Watching as a recent graduate, Ella Hickson’s latest play is both mildly terrifying and depressingly familiar. Her broken, desperately partying characters painfully evoke the rabbit-in-the-headlights panic of confronting life after university, while Chloe Lamford’s precisely detailed design, right down to the cupboard handles (though thankfully excluding the mess), is almost a carbon copy of my own student kitchen. Coupled with the frantic, competitive drinking and the forced irony of fancy dress, Boys induces a heavy and slightly uncomfortable sense of déjà vu. I’ve been here before.
Hickson’s play comes underscored with a quiet cry of “we’re fucked”. Her graduating students, Benny and Mack, are about to go out into a world that doesn’t want or care about them, leaving a childhood that has promised them everything to enter an adult life that will most likely deliver nothing. Meanwhile, one of their housemates, Cam, freaks out in the face of a concert that could change his life, and the other, Timp, stands as a cautionary example of the monotony of getting stuck in a dead-end job. It’s the boys’ last night together before they must all move out and there’s only one thing they’re certain about: they are going to have one hell of a party.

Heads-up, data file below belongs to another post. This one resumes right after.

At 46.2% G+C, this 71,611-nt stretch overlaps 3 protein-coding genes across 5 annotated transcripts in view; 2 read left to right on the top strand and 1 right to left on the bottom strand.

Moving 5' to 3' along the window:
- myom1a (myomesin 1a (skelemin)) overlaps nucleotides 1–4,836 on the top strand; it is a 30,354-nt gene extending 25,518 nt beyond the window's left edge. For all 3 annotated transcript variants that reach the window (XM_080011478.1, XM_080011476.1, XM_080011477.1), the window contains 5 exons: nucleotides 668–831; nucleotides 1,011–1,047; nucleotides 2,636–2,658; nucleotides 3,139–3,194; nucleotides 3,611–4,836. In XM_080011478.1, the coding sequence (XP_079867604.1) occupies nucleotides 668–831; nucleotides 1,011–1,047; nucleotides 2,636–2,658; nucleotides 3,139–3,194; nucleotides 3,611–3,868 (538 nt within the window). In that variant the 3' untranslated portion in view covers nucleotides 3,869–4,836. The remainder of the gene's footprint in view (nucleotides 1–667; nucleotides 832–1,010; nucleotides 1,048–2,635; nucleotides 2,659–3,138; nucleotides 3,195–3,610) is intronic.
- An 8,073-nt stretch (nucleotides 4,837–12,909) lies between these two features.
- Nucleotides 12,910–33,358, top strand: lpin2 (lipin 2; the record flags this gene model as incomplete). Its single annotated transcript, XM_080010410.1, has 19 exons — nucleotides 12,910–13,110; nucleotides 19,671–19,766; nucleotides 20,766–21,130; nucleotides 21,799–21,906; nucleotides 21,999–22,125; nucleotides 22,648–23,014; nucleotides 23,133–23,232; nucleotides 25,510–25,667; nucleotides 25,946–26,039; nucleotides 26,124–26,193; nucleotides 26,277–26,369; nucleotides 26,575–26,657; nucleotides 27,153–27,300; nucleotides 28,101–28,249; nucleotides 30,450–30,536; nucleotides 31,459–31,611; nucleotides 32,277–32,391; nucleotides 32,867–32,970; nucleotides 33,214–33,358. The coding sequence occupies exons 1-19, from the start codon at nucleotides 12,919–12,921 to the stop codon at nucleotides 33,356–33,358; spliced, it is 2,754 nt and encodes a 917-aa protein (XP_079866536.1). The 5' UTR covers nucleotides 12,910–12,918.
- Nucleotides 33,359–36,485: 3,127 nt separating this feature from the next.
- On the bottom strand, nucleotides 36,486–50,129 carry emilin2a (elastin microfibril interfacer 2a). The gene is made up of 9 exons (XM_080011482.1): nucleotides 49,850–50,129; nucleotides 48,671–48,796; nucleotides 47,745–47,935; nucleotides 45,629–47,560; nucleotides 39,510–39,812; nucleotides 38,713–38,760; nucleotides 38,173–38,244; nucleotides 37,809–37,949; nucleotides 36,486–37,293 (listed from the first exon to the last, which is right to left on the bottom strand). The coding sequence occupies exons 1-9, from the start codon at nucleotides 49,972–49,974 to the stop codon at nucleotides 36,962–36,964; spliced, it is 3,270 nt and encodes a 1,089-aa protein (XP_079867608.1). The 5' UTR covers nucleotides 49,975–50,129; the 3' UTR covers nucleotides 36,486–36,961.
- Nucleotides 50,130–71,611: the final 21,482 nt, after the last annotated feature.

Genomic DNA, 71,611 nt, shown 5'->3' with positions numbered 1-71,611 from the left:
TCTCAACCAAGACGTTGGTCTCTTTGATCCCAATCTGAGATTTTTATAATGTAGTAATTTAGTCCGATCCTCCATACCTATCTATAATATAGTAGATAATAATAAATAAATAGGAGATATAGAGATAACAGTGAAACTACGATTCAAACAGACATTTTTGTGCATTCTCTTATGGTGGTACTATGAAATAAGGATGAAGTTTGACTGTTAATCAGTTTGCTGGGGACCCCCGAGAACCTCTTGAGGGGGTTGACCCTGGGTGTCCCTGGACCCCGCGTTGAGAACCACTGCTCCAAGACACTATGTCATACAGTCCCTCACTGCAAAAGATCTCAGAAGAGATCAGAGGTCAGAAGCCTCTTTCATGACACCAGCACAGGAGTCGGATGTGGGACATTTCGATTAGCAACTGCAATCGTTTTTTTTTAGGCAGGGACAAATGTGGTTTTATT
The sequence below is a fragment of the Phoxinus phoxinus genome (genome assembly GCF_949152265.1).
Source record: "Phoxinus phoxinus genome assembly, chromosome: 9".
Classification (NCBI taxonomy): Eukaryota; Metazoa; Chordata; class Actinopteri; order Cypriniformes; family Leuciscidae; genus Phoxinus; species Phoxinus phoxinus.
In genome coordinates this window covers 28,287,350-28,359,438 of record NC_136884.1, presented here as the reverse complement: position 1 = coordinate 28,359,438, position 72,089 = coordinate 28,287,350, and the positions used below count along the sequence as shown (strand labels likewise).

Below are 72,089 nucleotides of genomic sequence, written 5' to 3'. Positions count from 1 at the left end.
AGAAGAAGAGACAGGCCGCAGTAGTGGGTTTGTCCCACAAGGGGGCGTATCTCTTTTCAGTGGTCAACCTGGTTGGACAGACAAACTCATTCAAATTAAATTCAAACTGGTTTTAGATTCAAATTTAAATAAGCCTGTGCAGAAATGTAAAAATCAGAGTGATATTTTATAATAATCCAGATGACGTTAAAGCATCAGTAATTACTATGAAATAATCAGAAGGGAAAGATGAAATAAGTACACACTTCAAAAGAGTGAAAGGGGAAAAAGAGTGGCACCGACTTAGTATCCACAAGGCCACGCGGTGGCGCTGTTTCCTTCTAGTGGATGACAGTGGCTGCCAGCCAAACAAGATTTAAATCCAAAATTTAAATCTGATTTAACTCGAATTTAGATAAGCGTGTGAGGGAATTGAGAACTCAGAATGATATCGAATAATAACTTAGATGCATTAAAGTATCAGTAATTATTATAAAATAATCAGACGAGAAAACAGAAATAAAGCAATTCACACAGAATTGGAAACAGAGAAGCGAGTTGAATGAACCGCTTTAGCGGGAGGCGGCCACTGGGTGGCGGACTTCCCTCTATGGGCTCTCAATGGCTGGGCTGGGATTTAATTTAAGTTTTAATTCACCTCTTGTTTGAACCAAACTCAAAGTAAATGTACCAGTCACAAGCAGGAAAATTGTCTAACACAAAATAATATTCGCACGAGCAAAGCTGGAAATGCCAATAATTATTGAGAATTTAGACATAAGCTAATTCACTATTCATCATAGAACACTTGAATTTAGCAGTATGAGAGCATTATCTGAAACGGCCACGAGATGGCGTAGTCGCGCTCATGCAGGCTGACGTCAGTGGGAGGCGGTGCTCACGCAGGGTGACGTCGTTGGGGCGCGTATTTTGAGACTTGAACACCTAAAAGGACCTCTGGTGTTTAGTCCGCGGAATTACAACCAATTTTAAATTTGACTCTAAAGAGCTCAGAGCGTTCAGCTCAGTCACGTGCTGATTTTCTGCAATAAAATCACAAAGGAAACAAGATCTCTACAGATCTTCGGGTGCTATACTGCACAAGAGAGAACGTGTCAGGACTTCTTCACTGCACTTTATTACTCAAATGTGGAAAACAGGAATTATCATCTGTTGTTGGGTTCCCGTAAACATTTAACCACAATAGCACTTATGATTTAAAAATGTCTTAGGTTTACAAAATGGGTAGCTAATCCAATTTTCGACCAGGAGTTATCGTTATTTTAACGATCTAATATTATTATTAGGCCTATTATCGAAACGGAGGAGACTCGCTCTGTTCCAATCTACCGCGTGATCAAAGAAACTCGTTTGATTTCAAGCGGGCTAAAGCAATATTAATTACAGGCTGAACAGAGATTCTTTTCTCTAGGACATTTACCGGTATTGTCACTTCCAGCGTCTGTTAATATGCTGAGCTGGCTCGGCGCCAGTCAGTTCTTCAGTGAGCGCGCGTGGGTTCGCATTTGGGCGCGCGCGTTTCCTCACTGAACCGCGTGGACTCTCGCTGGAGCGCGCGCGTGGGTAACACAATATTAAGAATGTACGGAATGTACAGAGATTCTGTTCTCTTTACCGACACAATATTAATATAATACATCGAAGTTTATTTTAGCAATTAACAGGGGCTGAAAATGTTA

Perhaps unsurprisingly, none of Hickson’s characters want to grow up. From eternally partying Timp, about to enter his thirties with the mentality of an eighteen-year-old, appropriately dressed as Peter Pan, to the students in denial about their swiftly approaching graduation, there is a stunted, childlike atmosphere to this world. It is not insignificant that the fancy dress theme they choose for their end-of-year party is Disney. Nostalgia taints everything in this backward-looking environment, because the future is just too scary; everyone has their heads buried in the sandpit.
While they put off tomorrow, the boys’ riotous embracing of today is frequently hilarious. Once again the déjà vu attacks, as Hickson perceptively captures the banter and bravado of student dialogue, nailing every last reference and successfully distilling that youthful cocktail of forced confidence and crippling insecurity. These contradictory elements both surface too in the utterly convincing performances of the young cast, who paste over fragility with indifference and play wasted with slurring commitment. Much as he did with Headlong’s strikingly youthful Romeo and Juliet, director Robert Icke injects proceedings with an espresso shot of energy, as the youngsters dance on the table and aggressively knock back drinks.